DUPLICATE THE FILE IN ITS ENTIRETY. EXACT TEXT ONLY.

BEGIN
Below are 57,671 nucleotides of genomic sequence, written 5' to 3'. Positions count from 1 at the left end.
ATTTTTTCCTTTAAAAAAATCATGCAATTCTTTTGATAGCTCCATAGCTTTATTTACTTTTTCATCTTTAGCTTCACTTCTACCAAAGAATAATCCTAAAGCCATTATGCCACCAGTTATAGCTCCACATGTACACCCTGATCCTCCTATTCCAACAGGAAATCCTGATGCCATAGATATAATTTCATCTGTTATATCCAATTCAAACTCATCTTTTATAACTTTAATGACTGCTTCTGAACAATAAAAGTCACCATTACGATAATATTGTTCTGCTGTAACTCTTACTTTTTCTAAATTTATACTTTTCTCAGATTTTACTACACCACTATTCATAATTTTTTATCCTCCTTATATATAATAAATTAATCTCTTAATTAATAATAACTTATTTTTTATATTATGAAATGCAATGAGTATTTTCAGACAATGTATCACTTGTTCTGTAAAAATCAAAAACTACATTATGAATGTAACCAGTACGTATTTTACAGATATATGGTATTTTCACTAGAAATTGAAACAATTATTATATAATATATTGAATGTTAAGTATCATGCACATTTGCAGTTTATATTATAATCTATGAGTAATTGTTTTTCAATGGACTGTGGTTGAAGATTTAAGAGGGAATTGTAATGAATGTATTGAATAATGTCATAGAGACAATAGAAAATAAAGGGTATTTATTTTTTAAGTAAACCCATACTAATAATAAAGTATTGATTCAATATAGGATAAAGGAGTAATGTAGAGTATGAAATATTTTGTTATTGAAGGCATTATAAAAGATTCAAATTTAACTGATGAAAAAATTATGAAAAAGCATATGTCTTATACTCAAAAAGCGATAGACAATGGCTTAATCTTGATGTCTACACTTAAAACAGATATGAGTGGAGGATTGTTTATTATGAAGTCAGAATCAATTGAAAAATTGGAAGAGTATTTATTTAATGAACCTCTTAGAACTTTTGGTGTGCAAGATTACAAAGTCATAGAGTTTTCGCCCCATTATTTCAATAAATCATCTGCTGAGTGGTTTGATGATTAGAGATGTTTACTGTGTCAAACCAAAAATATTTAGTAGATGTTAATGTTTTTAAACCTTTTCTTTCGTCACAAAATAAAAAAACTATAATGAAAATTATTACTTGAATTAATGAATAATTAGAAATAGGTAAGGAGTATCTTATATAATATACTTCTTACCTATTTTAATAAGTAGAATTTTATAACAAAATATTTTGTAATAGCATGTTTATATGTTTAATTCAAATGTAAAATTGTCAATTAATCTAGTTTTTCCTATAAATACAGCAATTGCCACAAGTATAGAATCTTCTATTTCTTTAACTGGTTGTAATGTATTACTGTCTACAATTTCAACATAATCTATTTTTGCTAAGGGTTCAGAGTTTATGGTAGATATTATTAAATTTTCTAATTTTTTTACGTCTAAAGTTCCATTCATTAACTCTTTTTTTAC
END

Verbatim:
Below are 57,671 nucleotides of genomic sequence, written 5' to 3'. Positions count from 1 at the left end.
ATTTTTTCCTTTAAAAAAATCATGCAATTCTTTTGATAGCTCCATAGCTTTATTTACTTTTTCATCTTTAGCTTCACTTCTACCAAAGAATAATCCTAAAGCCATTATGCCACCAGTTATAGCTCCACATGTACACCCTGATCCTCCTATTCCAACAGGAAATCCTGATGCCATAGATATAATTTCATCTGTTATATCCAATTCAAACTCATCTTTTATAACTTTAATGACTGCTTCTGAACAATAAAAGTCACCATTACGATAATATTGTTCTGCTGTAACTCTTACTTTTTCTAAATTTATACTTTTCTCAGATTTTACTACACCACTATTCATAATTTTTTATCCTCCTTATATATAATAAATTAATCTCTTAATTAATAATAACTTATTTTTTATATTATGAAATGCAATGAGTATTTTCAGACAATGTATCACTTGTTCTGTAAAAATCAAAAACTACATTATGAATGTAACCAGTACGTATTTTACAGATATATGGTATTTTCACTAGAAATTGAAACAATTATTATATAATATATTGAATGTTAAGTATCATGCACATTTGCAGTTTATATTATAATCTATGAGTAATTGTTTTTCAATGGACTGTGGTTGAAGATTTAAGAGGGAATTGTAATGAATGTATTGAATAATGTCATAGAGACAATAGAAAATAAAGGGTATTTATTTTTTAAGTAAACCCATACTAATAATAAAGTATTGATTCAATATAGGATAAAGGAGTAATGTAGAGTATGAAATATTTTGTTATTGAAGGCATTATAAAAGATTCAAATTTAACTGATGAAAAAATTATGAAAAAGCATATGTCTTATACTCAAAAAGCGATAGACAATGGCTTAATCTTGATGTCTACACTTAAAACAGATATGAGTGGAGGATTGTTTATTATGAAGTCAGAATCAATTGAAAAATTGGAAGAGTATTTATTTAATGAACCTCTTAGAACTTTTGGTGTGCAAGATTACAAAGTCATAGAGTTTTCGCCCCATTATTTCAATAAATCATCTGCTGAGTGGTTTGATGATTAGAGATGTTTACTGTGTCAAACCAAAAATATTTAGTAGATGTTAATGTTTTTAAACCTTTTCTTTCGTCACAAAATAAAAAAACTATAATGAAAATTATTACTTGAATTAATGAATAATTAGAAATAGGTAAGGAGTATCTTATATAATATACTTCTTACCTATTTTAATAAGTAGAATTTTATAACAAAATATTTTGTAATAGCATGTTTATATGTTTAATTCAAATGTAAAATTGTCAATTAATCTAGTTTTTCCTATAAATACAGCAATTGCCACAAGTATAGAATCTTCTATTTCTTTAACTGGTTGTAATGTATTACTGTCTACAATTTCAACATAATCTATTTTTGCTAAGGGTTCAGAGTTTATGGTAGATATTATTAAATTTTCTAATTTTTTTACGTCTAAAGTTCCATTCATTAACTCTTTTTTTAC